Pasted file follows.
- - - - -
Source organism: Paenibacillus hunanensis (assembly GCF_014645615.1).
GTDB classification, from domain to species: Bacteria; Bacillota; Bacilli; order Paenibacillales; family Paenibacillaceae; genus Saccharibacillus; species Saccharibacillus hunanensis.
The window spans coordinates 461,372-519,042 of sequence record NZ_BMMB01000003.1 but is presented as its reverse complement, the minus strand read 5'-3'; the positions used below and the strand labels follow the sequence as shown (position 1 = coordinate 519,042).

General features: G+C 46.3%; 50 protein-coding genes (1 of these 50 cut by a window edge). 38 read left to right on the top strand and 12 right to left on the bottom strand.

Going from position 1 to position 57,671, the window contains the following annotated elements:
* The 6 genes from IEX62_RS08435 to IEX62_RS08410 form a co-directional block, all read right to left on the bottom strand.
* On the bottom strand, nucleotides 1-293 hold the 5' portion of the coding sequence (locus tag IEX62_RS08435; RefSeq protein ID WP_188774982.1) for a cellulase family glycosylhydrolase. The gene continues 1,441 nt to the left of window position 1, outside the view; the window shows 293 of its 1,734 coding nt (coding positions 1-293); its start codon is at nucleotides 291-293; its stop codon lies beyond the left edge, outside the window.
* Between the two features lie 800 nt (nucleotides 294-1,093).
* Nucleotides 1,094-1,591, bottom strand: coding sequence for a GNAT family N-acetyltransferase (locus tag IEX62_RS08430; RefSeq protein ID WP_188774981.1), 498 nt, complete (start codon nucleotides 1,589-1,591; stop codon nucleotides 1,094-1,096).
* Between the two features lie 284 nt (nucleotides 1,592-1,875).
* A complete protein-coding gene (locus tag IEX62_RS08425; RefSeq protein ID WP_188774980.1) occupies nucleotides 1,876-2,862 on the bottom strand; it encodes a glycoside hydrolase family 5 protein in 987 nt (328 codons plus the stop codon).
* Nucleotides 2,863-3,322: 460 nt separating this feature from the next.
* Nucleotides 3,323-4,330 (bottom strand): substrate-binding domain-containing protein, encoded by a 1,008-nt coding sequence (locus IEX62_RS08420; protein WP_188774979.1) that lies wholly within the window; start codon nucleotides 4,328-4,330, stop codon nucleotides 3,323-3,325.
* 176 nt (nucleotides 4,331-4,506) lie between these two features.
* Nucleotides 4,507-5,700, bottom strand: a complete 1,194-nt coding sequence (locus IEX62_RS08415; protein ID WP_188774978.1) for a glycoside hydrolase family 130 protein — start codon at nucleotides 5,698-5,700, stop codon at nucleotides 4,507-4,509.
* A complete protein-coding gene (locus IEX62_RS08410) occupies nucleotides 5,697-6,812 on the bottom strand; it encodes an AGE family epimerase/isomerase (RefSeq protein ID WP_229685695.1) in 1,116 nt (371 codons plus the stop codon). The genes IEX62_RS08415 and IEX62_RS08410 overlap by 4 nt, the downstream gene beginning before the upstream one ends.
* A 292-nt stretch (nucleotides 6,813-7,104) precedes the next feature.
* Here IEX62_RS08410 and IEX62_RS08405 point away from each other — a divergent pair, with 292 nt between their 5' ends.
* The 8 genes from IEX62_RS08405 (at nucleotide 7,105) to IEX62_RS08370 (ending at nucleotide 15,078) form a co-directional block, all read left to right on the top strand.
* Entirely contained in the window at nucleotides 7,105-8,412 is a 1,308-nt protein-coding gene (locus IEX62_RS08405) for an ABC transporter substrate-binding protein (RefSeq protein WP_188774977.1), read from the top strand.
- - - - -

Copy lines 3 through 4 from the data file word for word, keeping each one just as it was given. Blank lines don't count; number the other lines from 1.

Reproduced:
The window spans coordinates 461,372-519,042 of sequence record NZ_BMMB01000003.1 but is presented as its reverse complement, the minus strand read 5'-3'; the positions used below and the strand labels follow the sequence as shown (position 1 = coordinate 519,042).

General features: G+C 46.3%; 50 protein-coding genes (1 of these 50 cut by a window edge). 38 read left to right on the top strand and 12 right to left on the bottom strand.